This question has probably been asked of me more than any other over the years I have worked with schools, helping them to incorporate play more effectively into their classrooms.
The assumption tends to be that children don’t naturally challenge themselves in play which leads to the belief that worthwhile learning can only occur during play, if adults have planned for it in minute detail. An example of this might be setting clear objectives or making signs telling children what they must do and how they should do it in order to achieve those outcomes. The play then becomes totally lost and so do these benefits that the agency and choice involved in play brings to children’s learning:
When adults try too hard to manufacture challenge for children in their play, (usually to try and please or convince someone else) it’s so easy to fall into the trap of accidentally putting a ceiling on learning instead. Ironic isn’t it?
Over the 30 years I’ve worked to support children in learning through play, I have learnt that perhaps the greatest thing we can do is to support children in seeking to challenge themselves instead of telling them what they will be challenged with and how. Young children have a natural growth mindset – they are constantly seeking to challenge themselves. Our job, as educators, may be to focus less on growing a growth mindset and more on not knocking it out of children in the first place! Key to this is agency. When we move from ‘adult suggested to adult insisted’ as Professor Julie Fisher* describes it, we lose the agency of the child, and therefore we also lose the engagement and as a result, much of the learning.
So how, in a climate focused on accountability and attainment, can we ensure that every child is constantly challenged to the maximum of their ability whilst playing?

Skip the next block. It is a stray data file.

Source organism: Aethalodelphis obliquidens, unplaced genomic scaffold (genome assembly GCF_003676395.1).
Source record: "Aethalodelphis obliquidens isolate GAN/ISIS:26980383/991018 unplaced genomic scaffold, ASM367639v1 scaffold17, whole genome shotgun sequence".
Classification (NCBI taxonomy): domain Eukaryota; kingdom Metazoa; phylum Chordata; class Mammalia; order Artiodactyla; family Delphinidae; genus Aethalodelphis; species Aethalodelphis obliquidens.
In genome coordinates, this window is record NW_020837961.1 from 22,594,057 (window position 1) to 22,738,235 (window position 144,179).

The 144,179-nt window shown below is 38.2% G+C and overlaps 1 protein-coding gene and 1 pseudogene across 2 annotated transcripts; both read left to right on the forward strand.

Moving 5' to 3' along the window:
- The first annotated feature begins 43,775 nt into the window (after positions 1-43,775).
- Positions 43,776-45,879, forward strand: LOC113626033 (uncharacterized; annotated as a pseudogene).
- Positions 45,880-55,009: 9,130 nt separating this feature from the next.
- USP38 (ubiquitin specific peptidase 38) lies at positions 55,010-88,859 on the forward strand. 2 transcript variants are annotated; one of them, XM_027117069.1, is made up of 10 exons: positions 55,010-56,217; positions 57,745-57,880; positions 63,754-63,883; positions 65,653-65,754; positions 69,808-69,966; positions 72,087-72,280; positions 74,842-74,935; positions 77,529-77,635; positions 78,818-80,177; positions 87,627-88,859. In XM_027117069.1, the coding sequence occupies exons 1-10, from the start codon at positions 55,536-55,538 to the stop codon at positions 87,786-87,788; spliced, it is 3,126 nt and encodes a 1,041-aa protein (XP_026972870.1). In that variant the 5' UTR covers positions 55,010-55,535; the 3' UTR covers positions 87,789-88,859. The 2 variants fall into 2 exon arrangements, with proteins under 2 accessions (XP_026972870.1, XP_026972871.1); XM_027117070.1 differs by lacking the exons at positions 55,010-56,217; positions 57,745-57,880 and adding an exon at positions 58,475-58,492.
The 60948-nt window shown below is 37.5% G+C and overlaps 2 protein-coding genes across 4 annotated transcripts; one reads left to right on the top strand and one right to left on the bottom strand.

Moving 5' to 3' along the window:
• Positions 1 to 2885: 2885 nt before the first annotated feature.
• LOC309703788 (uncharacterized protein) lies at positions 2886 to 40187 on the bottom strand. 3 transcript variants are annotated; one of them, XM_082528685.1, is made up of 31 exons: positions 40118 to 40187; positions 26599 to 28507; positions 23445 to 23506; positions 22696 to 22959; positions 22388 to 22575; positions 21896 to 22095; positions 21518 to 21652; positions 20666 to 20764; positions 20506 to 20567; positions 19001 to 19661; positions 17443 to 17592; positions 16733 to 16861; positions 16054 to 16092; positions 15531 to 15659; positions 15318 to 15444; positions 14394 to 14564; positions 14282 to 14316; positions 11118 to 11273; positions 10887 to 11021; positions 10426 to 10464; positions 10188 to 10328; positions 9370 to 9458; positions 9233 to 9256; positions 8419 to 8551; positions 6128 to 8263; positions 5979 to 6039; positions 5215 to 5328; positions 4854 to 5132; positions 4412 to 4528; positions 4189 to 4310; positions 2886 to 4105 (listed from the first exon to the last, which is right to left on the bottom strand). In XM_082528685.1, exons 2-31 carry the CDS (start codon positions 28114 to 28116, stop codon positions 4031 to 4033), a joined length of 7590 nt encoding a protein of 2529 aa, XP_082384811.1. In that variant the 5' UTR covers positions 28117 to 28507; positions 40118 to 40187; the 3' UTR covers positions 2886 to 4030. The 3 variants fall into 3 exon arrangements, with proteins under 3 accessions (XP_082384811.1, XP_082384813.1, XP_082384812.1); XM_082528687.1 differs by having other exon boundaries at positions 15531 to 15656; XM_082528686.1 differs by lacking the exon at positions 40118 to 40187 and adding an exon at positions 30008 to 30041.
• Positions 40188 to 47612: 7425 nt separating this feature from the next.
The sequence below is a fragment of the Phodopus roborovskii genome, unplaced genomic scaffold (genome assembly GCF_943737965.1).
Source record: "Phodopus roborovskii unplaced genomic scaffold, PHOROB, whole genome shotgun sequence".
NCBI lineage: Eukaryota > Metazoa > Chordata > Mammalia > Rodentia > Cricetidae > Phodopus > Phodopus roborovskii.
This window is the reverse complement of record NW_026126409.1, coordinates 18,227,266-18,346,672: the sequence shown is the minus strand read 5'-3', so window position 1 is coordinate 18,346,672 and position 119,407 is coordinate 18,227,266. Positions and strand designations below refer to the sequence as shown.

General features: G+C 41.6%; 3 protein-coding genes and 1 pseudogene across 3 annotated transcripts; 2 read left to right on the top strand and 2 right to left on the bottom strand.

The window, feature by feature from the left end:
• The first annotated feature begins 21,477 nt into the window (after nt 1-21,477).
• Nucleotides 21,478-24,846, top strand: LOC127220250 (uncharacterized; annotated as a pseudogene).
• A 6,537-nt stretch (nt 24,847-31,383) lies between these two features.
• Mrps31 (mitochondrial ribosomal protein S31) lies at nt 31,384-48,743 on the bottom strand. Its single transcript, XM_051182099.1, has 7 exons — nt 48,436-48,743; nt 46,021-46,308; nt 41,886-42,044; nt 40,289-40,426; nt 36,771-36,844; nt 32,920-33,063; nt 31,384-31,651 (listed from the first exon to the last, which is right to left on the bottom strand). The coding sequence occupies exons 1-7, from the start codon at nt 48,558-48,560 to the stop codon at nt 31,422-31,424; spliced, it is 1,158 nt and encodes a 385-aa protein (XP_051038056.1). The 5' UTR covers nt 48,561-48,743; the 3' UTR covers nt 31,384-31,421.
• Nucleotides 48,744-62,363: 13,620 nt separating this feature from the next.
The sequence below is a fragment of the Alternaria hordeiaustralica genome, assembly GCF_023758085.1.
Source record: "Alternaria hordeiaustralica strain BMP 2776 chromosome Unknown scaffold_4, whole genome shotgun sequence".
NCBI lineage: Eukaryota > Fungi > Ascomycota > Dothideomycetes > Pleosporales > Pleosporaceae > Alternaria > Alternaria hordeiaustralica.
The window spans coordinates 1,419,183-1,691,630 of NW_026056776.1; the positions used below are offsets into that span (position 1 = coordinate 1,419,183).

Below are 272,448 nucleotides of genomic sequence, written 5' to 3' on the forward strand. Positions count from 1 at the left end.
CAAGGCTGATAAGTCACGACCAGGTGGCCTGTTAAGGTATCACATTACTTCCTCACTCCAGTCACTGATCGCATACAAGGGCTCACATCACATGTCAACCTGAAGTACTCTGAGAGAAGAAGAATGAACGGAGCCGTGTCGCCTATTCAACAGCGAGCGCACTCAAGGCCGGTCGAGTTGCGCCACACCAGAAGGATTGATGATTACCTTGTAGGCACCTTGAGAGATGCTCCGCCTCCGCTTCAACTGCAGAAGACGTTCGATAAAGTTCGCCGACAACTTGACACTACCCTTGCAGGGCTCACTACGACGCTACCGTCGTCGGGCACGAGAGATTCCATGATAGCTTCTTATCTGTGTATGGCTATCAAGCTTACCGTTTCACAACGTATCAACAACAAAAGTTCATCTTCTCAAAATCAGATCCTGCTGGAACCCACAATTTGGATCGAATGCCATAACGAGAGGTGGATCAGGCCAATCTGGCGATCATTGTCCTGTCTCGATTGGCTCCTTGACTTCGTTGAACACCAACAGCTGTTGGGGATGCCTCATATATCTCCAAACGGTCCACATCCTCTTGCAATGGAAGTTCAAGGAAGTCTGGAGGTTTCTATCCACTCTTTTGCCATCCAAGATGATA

The simple answer is that we can’t. What we can do is provide conditions which will support children in becoming self-regulating learners who seek to challenge themselves. Over the years of introducing play into classrooms, I have learnt that four aspects are key to this. I call these the RITEs of play.
John Bowlby, the founder of attachment theory, wrote that ‘Life is best organised as a series of daring adventures from a secure base’. A child of any age has to feel safe and connected in order to be able to relax and become deeply involved in play. Without that deep involvement, minimal learning will happen.
When adults join children in the places they choose to play, follow their lead, and have quality back and forth conversations with them which add information and extend their thinking, children make huge leaps in their learning. Similarly, children learn enormously from the exchanges they have with each other during free play as they imitate and stimulate each other's ideas
When children have extended periods of time to play, they can become deeply absorbed, which facilitates the development of executive function and self-regulation skills. If children are frequently interrupted in their play it can prevent it moving on to a more complex and cognitively demanding level.
when resources provided are interesting, open ended and versatile, children tend to use them at many different levels, and often extend themselves in ways adults would never have considered.
When I work with educators on improving these elements of practice, I frequently see children developing a sense of excitement and agency linked to their learning and the level of challenge that occurs is indisputable.
*Professor Julie Fisher will be one of our valued speakers in the PressPlay community. She has had years of experience developing play beyond Early Years and will give us some starting points early on in our journey, to set us on the right path from the start.